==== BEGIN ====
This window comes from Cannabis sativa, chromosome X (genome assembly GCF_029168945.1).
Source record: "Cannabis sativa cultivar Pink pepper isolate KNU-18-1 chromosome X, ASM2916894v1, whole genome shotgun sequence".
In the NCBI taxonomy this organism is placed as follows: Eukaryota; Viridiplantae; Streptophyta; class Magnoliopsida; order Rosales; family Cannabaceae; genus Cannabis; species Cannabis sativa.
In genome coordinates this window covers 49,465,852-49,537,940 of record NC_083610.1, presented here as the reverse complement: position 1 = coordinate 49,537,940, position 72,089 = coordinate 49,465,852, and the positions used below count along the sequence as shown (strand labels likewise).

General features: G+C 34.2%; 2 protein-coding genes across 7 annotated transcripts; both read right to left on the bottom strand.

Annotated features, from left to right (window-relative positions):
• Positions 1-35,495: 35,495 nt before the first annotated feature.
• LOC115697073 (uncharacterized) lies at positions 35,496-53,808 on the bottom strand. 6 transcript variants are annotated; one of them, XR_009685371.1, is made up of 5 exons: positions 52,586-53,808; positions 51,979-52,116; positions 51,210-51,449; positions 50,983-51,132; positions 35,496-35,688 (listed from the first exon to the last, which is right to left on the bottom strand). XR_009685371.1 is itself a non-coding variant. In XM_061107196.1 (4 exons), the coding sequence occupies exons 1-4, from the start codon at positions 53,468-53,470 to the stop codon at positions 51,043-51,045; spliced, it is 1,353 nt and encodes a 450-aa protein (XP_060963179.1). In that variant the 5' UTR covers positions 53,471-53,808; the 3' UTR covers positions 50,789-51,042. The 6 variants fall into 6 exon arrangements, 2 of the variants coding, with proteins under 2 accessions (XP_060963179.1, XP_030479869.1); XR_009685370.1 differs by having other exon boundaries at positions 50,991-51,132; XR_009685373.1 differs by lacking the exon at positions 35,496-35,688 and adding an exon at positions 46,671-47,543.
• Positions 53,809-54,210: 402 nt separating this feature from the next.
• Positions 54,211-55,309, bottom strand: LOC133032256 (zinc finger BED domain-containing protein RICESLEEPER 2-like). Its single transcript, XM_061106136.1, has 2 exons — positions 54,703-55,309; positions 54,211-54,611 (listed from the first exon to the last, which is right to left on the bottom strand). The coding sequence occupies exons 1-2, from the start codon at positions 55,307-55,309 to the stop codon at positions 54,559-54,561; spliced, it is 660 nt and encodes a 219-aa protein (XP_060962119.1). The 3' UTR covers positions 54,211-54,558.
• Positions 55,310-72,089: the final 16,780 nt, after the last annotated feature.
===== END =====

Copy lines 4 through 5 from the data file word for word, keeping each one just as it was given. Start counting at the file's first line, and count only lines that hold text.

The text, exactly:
In genome coordinates this window covers 49,465,852-49,537,940 of record NC_083610.1, presented here as the reverse complement: position 1 = coordinate 49,537,940, position 72,089 = coordinate 49,465,852, and the positions used below count along the sequence as shown (strand labels likewise).

General features: G+C 34.2%; 2 protein-coding genes across 7 annotated transcripts; both read right to left on the bottom strand.